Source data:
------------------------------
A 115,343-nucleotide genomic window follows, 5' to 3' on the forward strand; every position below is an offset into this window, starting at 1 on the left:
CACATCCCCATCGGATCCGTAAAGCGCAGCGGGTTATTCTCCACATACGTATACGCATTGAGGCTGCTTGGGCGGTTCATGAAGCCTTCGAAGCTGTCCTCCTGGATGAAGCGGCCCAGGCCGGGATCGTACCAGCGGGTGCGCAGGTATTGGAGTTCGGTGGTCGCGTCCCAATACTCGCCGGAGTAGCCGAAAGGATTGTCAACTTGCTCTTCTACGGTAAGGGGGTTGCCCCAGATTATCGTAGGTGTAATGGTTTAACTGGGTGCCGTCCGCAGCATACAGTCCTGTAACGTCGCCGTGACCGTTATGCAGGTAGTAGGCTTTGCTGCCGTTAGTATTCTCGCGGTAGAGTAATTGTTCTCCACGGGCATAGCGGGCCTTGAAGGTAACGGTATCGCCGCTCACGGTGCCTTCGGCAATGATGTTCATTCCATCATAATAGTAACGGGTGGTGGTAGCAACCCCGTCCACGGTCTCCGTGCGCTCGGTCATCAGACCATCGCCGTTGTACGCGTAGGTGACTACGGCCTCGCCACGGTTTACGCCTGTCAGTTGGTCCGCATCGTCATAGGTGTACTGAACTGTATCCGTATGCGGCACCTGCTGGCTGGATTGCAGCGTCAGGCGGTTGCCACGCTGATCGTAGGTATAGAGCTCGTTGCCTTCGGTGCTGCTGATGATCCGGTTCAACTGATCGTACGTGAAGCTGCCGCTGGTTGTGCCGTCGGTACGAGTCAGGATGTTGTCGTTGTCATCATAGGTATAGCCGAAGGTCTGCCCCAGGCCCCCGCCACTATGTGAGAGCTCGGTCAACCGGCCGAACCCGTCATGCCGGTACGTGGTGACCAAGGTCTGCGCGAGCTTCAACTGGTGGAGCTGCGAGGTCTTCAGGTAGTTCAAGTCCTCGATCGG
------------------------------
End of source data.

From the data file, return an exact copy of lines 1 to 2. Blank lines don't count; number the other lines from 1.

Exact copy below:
A 115,343-nucleotide genomic window follows, 5' to 3' on the forward strand; every position below is an offset into this window, starting at 1 on the left:
CACATCCCCATCGGATCCGTAAAGCGCAGCGGGTTATTCTCCACATACGTATACGCATTGAGGCTGCTTGGGCGGTTCATGAAGCCTTCGAAGCTGTCCTCCTGGATGAAGCGGCCCAGGCCGGGATCGTACCAGCGGGTGCGCAGGTATTGGAGTTCGGTGGTCGCGTCCCAATACTCGCCGGAGTAGCCGAAAGGATTGTCAACTTGCTCTTCTACGGTAAGGGGGTTGCCCCAGATTATCGTAGGTGTAATGGTTTAACTGGGTGCCGTCCGCAGCATACAGTCCTGTAACGTCGCCGTGACCGTTATGCAGGTAGTAGGCTTTGCTGCCGTTAGTATTCTCGCGGTAGAGTAATTGTTCTCCACGGGCATAGCGGGCCTTGAAGGTAACGGTATCGCCGCTCACGGTGCCTTCGGCAATGATGTTCATTCCATCATAATAGTAACGGGTGGTGGTAGCAACCCCGTCCACGGTCTCCGTGCGCTCGGTCATCAGACCATCGCCGTTGTACGCGTAGGTGACTACGGCCTCGCCACGGTTTACGCCTGTCAGTTGGTCCGCATCGTCATAGGTGTACTGAACTGTATCCGTATGCGGCACCTGCTGGCTGGATTGCAGCGTCAGGCGGTTGCCACGCTGATCGTAGGTATAGAGCTCGTTGCCTTCGGTGCTGCTGATGATCCGGTTCAACTGATCGTACGTGAAGCTGCCGCTGGTTGTGCCGTCGGTACGAGTCAGGATGTTGTCGTTGTCATCATAGGTATAGCCGAAGGTCTGCCCCAGGCCCCCGCCACTATGTGAGAGCTCGGTCAACCGGCCGAACCCGTCATGCCGGTACGTGGTGACCAAGGTCTGCGCGAGCTTCAACTGGTGGAGCTGCGAGGTCTTCAGGTAGTTCAAGTCCTCGATCGG